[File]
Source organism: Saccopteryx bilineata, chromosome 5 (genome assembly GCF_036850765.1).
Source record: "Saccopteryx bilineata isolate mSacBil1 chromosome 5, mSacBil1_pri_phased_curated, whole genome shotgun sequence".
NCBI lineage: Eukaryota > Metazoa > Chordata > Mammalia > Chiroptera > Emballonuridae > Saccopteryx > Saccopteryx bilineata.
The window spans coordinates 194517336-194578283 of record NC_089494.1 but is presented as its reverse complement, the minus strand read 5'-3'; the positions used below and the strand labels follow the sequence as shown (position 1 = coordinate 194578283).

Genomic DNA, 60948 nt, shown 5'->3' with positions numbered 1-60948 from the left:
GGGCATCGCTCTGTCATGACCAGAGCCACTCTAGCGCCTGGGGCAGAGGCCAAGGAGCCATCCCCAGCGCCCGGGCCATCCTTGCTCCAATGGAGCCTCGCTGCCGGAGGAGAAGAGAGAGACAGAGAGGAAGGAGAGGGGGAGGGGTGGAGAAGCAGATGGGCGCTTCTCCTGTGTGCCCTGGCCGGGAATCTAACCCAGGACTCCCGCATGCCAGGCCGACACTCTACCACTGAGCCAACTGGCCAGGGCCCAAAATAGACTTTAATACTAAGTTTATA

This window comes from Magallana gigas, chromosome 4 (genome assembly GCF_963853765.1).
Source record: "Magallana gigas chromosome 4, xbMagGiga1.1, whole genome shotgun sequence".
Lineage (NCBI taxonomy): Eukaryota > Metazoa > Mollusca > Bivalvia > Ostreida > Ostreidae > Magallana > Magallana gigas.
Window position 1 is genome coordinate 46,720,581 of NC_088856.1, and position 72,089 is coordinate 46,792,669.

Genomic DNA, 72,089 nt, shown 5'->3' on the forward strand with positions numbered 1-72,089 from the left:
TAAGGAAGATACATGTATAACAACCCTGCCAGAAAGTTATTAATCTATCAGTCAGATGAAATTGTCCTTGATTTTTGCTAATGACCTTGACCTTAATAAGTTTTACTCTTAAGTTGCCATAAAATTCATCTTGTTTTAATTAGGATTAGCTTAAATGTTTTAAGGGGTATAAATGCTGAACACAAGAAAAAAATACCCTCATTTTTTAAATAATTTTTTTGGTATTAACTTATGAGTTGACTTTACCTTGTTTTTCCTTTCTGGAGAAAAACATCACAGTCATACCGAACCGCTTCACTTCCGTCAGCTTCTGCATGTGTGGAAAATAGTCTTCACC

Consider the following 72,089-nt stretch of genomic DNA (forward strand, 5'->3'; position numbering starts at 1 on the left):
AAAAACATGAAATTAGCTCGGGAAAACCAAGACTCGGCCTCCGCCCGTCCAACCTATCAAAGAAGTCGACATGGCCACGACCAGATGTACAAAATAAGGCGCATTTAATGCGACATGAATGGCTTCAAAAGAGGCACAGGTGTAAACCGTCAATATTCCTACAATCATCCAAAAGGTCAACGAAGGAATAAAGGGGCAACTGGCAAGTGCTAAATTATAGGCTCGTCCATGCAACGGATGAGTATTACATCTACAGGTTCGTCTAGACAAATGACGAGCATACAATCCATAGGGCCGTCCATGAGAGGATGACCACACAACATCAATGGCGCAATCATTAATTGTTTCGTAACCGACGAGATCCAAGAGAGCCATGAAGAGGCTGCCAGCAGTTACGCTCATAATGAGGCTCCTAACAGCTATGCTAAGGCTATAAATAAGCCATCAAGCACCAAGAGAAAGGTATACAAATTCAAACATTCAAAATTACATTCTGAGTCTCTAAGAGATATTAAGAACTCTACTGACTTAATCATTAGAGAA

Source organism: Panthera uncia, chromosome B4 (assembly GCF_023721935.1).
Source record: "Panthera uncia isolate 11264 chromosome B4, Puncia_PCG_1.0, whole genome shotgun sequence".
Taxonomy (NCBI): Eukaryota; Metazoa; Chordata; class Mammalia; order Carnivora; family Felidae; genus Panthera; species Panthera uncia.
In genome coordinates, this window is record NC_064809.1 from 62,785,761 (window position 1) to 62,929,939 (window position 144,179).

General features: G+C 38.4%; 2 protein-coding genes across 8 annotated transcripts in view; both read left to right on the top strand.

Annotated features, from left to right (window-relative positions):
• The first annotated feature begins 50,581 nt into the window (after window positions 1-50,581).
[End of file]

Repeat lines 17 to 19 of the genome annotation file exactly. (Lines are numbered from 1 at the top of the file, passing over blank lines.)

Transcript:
Taxonomy (NCBI): Eukaryota; Metazoa; Chordata; class Mammalia; order Carnivora; family Felidae; genus Panthera; species Panthera uncia.
In genome coordinates, this window is record NC_064809.1 from 62,785,761 (window position 1) to 62,929,939 (window position 144,179).

General features: G+C 38.4%; 2 protein-coding genes across 8 annotated transcripts in view; both read left to right on the top strand.